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UKZN Academic is Chair-Elect of Self-Study of Teacher Education Practices Special Interest Group

11 May, 2017

Professor Kathleen Pithouse-Morgan has been elected to serve as Chair-Elect of the Self-Study of Teacher Education Practices Special Interest Group (SIG) of the American Educational Research Association (AERA).

Professor Kathleen Pithouse-Morgan of the School of Education has been elected to serve as Chair-Elect of the Self-Study of Teacher Education Practices Special Interest Group (SIG) of the American Educational Research Association (AERA).

Pithouse-Morgan’s role as an SIG officer began in April 2017 and will involve a 6-year leadership commitment as Chair-Elect (2 years), Chair (2 years), and Past Chair (2 years). The SIGs provide a forum within AERA for the involvement of individuals drawn together by a common interest in a field of study, teaching, or research.

The Self-Study of Teacher Education Practices (S-STEP) SIG is an active community of scholars, who work in a wide variety of settings, seeking to make substantial contributions related to the theory and practice of teacher education and self-study research design/practice. The SIG meets yearly at the AERA annual meeting in North America and every second year at a SIG conference in England. 

Pithouse-Morgan is honoured to take on this leadership role citing mentoring from academic leaders, including Professor Relebohile Moletsane (UKZN), Professor Claudia Mitchell (McGill University), Professor Anastasia P. Samaras (George Mason University), Professor Joan Conolly (Durban University of Technology), and Professor Naydene de Lange (Nelson Mandela Metropolitan University, as one of the reasons in securing this new role.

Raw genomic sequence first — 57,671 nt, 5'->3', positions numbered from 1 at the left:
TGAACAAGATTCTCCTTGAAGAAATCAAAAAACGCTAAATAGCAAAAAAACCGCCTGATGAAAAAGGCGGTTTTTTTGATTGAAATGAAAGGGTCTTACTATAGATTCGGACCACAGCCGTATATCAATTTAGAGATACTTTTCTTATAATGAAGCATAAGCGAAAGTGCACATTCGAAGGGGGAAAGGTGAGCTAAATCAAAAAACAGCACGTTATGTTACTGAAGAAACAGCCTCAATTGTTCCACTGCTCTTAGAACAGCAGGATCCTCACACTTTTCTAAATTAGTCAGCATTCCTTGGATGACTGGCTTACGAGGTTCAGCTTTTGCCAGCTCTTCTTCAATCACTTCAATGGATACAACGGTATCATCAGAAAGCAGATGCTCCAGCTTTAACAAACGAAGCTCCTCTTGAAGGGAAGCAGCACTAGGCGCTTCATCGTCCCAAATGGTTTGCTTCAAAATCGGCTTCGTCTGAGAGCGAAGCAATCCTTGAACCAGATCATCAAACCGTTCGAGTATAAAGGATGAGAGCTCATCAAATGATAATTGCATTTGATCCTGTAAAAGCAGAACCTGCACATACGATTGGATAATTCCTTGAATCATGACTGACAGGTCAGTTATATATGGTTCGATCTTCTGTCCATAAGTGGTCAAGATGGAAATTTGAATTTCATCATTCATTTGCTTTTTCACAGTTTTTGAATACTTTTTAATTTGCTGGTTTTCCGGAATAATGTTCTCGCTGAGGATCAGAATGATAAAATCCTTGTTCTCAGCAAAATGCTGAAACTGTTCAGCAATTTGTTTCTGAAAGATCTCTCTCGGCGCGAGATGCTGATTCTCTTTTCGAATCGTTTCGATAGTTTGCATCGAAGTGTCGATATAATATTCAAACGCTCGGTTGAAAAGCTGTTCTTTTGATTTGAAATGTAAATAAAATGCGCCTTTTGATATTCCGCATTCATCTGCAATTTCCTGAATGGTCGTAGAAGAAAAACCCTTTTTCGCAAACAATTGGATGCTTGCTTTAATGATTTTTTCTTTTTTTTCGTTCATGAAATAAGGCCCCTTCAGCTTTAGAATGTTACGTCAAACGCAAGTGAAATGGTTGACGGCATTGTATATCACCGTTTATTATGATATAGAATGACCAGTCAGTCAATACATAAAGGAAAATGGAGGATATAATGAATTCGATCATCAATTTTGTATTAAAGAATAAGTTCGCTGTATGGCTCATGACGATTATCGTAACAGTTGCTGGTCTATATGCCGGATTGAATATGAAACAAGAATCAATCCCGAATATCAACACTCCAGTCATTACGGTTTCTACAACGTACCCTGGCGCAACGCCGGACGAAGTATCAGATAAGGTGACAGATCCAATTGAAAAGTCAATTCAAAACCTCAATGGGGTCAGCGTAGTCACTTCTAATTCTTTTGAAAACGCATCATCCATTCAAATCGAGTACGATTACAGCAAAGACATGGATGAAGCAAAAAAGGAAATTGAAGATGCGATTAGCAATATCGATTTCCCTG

She sees her mentoring and scholarly collaborations with colleagues in South Africa and internationally as essential to her academic learning and development.

‘I aim to make mentoring and collaborative scholarship a significant focus of my leadership within the SIG to contribute to cultivating a research environment that is supportive of achievements of others, particularly postgraduate students and early career academics.’

‘I see the election outcome as an acknowledgement of the quality and impact of the South African self-study research that has been produced over the past decade and that is increasingly becoming a significant part of global self-study research conversations,’ said Pithouse-Morgan.

Dean and Head of the School of Education Professor Thabo Msibi said  the School is very excited and proud of Pithouse-Morgan’s ‘exceptional’ accomplishment  adding that AERA is arguably the most respected and one of the largest professional organisations for educational researchers in the world.

‘Having a member of our School chairing one of the largest SIGs of this organisation is an honour that the entire University community should celebrate.  This recognition from AERA speaks volumes on the quality of work produced by Professor Pithouse-Morgan, and her standing internationally.  We wish Professor Pithouse-Morgan well during her tenure in office,’ he said. 

Pithouse-Morgan’s academic work in Teacher Development Studies focuses on professionals initiating and directing their own learning to enhance their continuing growth, and implications thereof for education in the professions. Methodologically, her work has contributed to scholarship on professional learning through self-reflexive methodologies of self-study research, narrative inquiry, and autoethnography.

The trajectory of her academic work has led to an original conceptualisation of “polyvocal professional learning”, which makes visible how dialogic encounters with diverse ways of seeing and knowing can deepen and extend professional learning.

This conceptualisation was developed in collaboration with Professor Anastasia P. Samaras and is the focus of their recently edited book, Polyvocal Professional Learning through Self-Study Research (Sense Publishers, 2015), which was nominated for the 2016 AERA Qualitative Research SIG Outstanding Book Award.

Pithouse-Morgan is lead author of a chapter in this book that received the South African Educational Research Association (SAERA) 2016 award for an outstanding peer reviewed publication. She has participated in S-STEP SIG activities since 2006 and served as Secretary of the SIG for 2012-2014. She is also the convenor of the Self-Reflexive Methodologies SIG of SAERA, which was established in 2014. 

Melissa Mungroo

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